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Monday, November 30, 2020

As Ashraf Ghani negotiates with Taliban, challenge looms for India

The deal, thus, could potentially open the road to civil war, or something resembling it.

Written by Praveen Swami | Updated: May 18, 2015 12:39:08 am
Ashraf Ghani, Afghanistan Taliban, Mullah Abdul Salaam Zaeef,  Afghanistan Taliban meeting, Afghanistan government, Taliban Afghanistan, indian express explained, explained indian express Taliban fighters. (Source: Reuters photo)

In summer 2011, Mullah Abdul Salaam Zaeef — long-serving Taliban diplomat, then long-serving Guantanamo Bay inmate — checked in at London’s Charing Cross Hotel for two days of informal talks on Afghanistan’s future, followed by a discreet weekend hunting grouse in Scotland. Zaeef was the advance guard of a quiet diplomatic project to end the fighting in Afghanistan by, so to speak, persuading the Taliban to swap war for the blood sport of the rich.

Four years on, Afghanistan government negotiators, nudged by the US and ISI, are still trying to close the deal. In meetings at the Doha Four Seasons, and in resorts on the city’s fringes, Ashraf Ghani’s envoys have offered the Taliban a power sharing deal.

The outcome of this high-stakes game is opening a fundamental question for India’s Afghanistan diplomacy: What should India do — indeed, should it do anything at all?
President Ghani, diplomatic sources say, is willing to make sweeping concessions for peace: constitutional amendments that would guarantee the Taliban a share of power, and give its clerics the power to roll back progressive features of the country’s post 9/11 life. He hopes the ISI will persuade the Taliban to fight, rather than slaughter its way to power as the role of the US in the country diminishes.

In essence, dialogue optimists hope the deal will make Afghanistan a kind of downmarket Saudi Arabia, ferociously reactionary and undemocratic, but economically stable, able at last to unlock its giant mineral and metal reserves.

This outcome would see India nudged out of Afghanistan, to appease Pakistan. That would bruise India’s ego. In practical terms, though, it would be no big loss: India’s access to energy-rich central Asia, through the port it is now building in Iran, would remain untouched. Indeed, Afghanistan would need access to Indian markets for its resources for its plans to be viable.

But Ghani’s plans have alarmed Afghanistan’s ethnic minorities, and the regions in its north and west — the vanguard of the resistance to the Taliban before 9/11. Indeed, communities like the Hazara, long Afghanistan’s underclass, have capitalised on educational opportunities opened up in the post-9/11 world, and have dramatically improved their lives.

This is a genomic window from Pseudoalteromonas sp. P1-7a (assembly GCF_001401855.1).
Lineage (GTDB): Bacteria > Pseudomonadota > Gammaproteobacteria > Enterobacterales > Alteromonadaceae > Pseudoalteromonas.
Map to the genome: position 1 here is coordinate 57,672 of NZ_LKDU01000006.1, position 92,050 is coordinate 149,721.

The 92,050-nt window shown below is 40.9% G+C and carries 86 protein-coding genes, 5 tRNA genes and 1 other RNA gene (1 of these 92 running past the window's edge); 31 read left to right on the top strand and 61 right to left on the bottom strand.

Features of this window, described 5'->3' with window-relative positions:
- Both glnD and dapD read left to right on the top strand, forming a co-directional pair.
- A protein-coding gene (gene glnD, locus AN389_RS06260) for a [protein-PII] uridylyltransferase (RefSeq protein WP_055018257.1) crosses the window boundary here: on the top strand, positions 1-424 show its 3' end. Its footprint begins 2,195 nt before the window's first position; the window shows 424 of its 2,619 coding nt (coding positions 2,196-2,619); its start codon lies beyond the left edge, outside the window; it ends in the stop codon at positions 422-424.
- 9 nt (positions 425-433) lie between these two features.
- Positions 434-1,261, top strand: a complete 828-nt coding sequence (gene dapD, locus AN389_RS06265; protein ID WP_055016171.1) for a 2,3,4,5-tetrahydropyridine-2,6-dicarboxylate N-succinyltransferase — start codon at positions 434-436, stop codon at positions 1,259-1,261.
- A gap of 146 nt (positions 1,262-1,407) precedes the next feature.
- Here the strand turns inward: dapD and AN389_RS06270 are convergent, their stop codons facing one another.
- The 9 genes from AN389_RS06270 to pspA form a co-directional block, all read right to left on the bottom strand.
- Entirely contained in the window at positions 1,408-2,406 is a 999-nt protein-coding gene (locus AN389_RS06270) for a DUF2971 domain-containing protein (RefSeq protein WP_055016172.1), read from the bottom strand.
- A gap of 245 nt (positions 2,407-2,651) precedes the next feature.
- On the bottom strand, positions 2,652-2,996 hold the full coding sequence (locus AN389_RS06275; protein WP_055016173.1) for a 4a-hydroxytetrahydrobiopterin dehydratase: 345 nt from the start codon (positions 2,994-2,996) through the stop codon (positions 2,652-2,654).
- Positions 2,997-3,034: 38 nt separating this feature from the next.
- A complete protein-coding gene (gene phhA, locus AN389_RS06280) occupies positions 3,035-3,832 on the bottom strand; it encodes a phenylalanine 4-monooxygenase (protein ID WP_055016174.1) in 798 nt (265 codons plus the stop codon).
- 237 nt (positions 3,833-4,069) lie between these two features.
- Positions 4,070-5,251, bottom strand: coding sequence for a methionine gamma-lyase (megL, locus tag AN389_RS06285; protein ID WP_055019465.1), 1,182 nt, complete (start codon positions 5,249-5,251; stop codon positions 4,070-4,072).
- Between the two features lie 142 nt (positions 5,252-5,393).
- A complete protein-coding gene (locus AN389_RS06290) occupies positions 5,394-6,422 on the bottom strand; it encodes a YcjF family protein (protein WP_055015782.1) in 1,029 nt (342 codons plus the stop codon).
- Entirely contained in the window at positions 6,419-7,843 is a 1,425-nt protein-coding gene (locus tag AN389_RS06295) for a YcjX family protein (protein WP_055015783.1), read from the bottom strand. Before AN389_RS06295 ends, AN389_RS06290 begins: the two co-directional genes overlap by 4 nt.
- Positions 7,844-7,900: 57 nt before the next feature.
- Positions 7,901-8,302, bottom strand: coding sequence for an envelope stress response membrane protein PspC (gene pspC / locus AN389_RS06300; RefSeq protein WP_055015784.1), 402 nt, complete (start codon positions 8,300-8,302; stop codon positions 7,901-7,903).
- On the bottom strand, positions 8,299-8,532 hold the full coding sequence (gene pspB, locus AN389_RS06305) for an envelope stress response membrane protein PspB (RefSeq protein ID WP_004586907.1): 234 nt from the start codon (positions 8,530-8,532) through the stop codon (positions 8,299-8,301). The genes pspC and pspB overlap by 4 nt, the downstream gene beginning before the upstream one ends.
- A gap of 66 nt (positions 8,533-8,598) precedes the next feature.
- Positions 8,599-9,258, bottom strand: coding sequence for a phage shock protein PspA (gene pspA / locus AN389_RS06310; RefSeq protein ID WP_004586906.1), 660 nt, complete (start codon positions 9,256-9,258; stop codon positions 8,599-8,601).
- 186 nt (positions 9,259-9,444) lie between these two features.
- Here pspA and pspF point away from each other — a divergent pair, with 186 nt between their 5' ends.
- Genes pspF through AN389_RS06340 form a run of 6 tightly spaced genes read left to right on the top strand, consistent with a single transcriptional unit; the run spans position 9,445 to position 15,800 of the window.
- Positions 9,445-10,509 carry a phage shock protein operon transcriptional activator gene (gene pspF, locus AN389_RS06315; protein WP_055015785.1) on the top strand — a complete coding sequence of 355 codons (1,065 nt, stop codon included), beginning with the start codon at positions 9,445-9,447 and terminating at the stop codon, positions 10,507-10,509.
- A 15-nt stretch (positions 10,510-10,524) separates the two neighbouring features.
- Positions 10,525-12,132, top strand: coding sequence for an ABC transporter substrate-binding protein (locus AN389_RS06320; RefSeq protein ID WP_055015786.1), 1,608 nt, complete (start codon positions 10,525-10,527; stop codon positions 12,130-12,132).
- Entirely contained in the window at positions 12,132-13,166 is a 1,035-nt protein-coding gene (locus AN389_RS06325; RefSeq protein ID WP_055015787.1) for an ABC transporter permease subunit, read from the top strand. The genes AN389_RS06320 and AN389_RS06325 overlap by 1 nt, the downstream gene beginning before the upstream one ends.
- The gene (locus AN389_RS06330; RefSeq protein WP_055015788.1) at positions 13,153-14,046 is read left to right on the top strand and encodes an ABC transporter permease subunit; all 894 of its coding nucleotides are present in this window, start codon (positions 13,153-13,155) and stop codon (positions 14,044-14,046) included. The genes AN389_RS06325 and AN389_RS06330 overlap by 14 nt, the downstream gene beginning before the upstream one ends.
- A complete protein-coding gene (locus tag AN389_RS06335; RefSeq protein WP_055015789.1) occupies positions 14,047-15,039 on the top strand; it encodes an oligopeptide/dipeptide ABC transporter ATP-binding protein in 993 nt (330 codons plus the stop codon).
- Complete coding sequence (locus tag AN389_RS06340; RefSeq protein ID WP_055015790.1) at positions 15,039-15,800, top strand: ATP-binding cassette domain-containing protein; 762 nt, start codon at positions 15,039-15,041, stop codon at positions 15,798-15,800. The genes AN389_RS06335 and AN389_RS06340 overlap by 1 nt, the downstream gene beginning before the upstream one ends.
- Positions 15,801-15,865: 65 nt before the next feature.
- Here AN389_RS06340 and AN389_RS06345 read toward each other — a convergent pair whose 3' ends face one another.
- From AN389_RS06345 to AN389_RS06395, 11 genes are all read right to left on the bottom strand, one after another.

Leaders of these communities — as well as youth and women’s groups from all communities — fear the price of peace may prove a lot more than the cost of war.

The deal, thus, could potentially open the road to civil war, or something resembling it — and then, India’s friends would come calling. In the build-up to 9/11, India — along with Russia and Iran — backed the Taliban’s adversaries, seeking to deny Pakistan strategic space. The decision came with costs: figures like Zaeef make no secret of the fact that the Taliban facilitated the hijackers of IC814 to retaliate against India.

Atal Bihari Vajpayee’s decision to support the Northern Alliance against Taliban savagery was honourable — but there are no prizes for being the good guy in geopolitics.

President Ghani, for his part, knows New Delhi isn’t going to save the regime from the Taliban.  His predecessor, Hamid Karzai, sought limited Indian military aid — and watched New Delhi dither and vacillate. New Delhi has no stomach, either, for committing troops for peacekeeping in Afghanistan. The $ 2 billion-plus India has pumped into Afghanistan is generous, but still small change compared to what China or the West bring to the table.

So, what should India do? Does India have a dog in this race at all?
It is often argued that jihadists will gain a safe haven in Afghanistan if the Taliban come back.  That isn’t true.  Even a Taliban-run Afghanistan will offer jihadist groups little that Pakistan doesn’t already — after all, terrorists responsible for crimes against India, now living lives of ease under ISI protection, have no reason to swap their comfortable life for the uncertainties of mud castles in the Islamic Emirate.

Having said that, an Islamist triumph in Afghanistan will have serious costs for India, too.  It will breathe life, and aggression, into enemies of India like the Lashkar-e-Toiba — who, notwithstanding their brutalities, have realised they cannot defeat the Indian state. It will empower Indian Islamists, already fantasising about sparking off a communal insurgency in India.

For now, it makes sense for India to match its aims to its chequebook, and expand aid that has already won it the friendship of Afghanistan’s people.  There may come a time soon, though, when India’s friends in the region come asking for guns, not butter. It’s time for New Delhi to think hard about what its answer will be.

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